Keane coached with the Chicago Cardinals from 1957-59 before returning to his native Ohio Valley where he became the first head coach of the Wheeling Ironmen professional football team for three seasons (1962-64). His 1962 and 1963 teams won United Football League championships, posting records of 9-4, 12-1 and 7-7.
Keane was a longtime assistant coach in the NFL, coaching in five Super Bowls with the Miami Dolphins. He returned to the NFL as an aide for the Pittsburgh Steelers in 1965 before joining the original staff of the Dolphins in 1966 where he remained until retiring in 1985 to cap a 38-year pro career as a player or coach.
In five trips to the Super Bowl with Miami, Keane saw the Dolphins twice crowned world champions (1972 and 1973). The 1972 Miami team established an all-time NFL record with a 17-0 record and one of Keane’s defensive backs, Jake Scott, was named MVP in the Super Bowl. The next year, the Dolphins allowed only five touchdown passes, with Keane’s secondary rating much of the credit.
Keane is a member of the Ohio Valley Athletic Conference and Upper Ohio Valley Dapper Dan Halls of Fame and was selected the 1982 Upper Ohio Valley Dapper Dan Co-Man of the Year with Philadelphia Eagles assistant coach Fred Bruney.
Keane, and his wife, Mary, had two daughters, Candi and Mary, and two sons, Tom and Tim.
He died at age 74 in 2001.
One of the best fullbacks in Mountaineer football history, Larry Krutko played at WVU from 1955-57 for coach Art “Pappy” Lewis.
The Carmichaels, Pennsylvania, native finished his three-year career with 297 carries for 1,407 yards, leading WVU in rushing yards in 1956 and 1957, while also playing linebacker on defense. Krutko currently ranks sixth in career rushing yards by a WVU fullback.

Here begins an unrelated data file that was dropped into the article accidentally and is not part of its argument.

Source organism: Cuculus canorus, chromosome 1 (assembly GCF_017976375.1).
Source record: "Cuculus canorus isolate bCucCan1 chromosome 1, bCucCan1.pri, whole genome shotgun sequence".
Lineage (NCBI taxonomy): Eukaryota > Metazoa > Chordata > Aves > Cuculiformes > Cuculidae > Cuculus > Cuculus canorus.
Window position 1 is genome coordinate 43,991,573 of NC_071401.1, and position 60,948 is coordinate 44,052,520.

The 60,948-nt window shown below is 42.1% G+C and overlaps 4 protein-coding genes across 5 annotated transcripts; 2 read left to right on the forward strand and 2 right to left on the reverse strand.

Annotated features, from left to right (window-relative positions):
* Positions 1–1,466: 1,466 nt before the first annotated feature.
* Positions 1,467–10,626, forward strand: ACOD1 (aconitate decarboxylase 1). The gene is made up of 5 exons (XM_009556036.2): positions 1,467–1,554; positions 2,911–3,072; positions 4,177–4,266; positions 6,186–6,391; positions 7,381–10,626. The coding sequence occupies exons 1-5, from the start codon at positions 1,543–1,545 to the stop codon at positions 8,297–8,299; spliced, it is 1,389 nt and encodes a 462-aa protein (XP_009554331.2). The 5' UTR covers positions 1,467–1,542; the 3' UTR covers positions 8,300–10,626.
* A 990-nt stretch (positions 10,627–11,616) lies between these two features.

Krutko, who played in the Blue-Gray Collegiate Bowl Game in 1957, and the Senior Bowl and College All-Star Game in 1958, helped lead the Mountaineers to two Southern Conference championships. He is a member of the WVU All-Time Team from 1950-59.
As a senior in 1957, Krutko helped the Mountaineers to a 7-2-1 record while leading the Mountaineers’ rushing attack with 403 yards on 100 carries with a team-high five touchdowns. The Mountaineers finished the season No. 17 nationally in rushing, averaging 233.9 yards per game.
Krutko earned All-Southern Conference First Team honors in 1956, leading the Mountaineers in rushing with 584 yards on 124 carries. He scored four touchdowns, including the winning touchdowns against George Washington and the only touchdown in WVU’s 7-6 win at Texas.
As a sophomore in 1955, Krutko helped the Mountaineers to an 8-2 record with a No. 17 UPI ranking and No. 19 AP ranking. He finished with 420 yards on 73 carries, averaging 5.8 yards per carry. WVU was No. 6 nationally in rushing yards per game and No. 2 in total offense that season.
Krutko was chosen in the second round of the 1957 NFL Draft by the Pittsburgh Steelers. He played with the Steelers from 1958-60, appearing in 25 career games. He finished with 331 yards rushing on 96 carries and four touchdowns and 14 receptions for 108 yards. An ankle injury prematurely ended his pro career.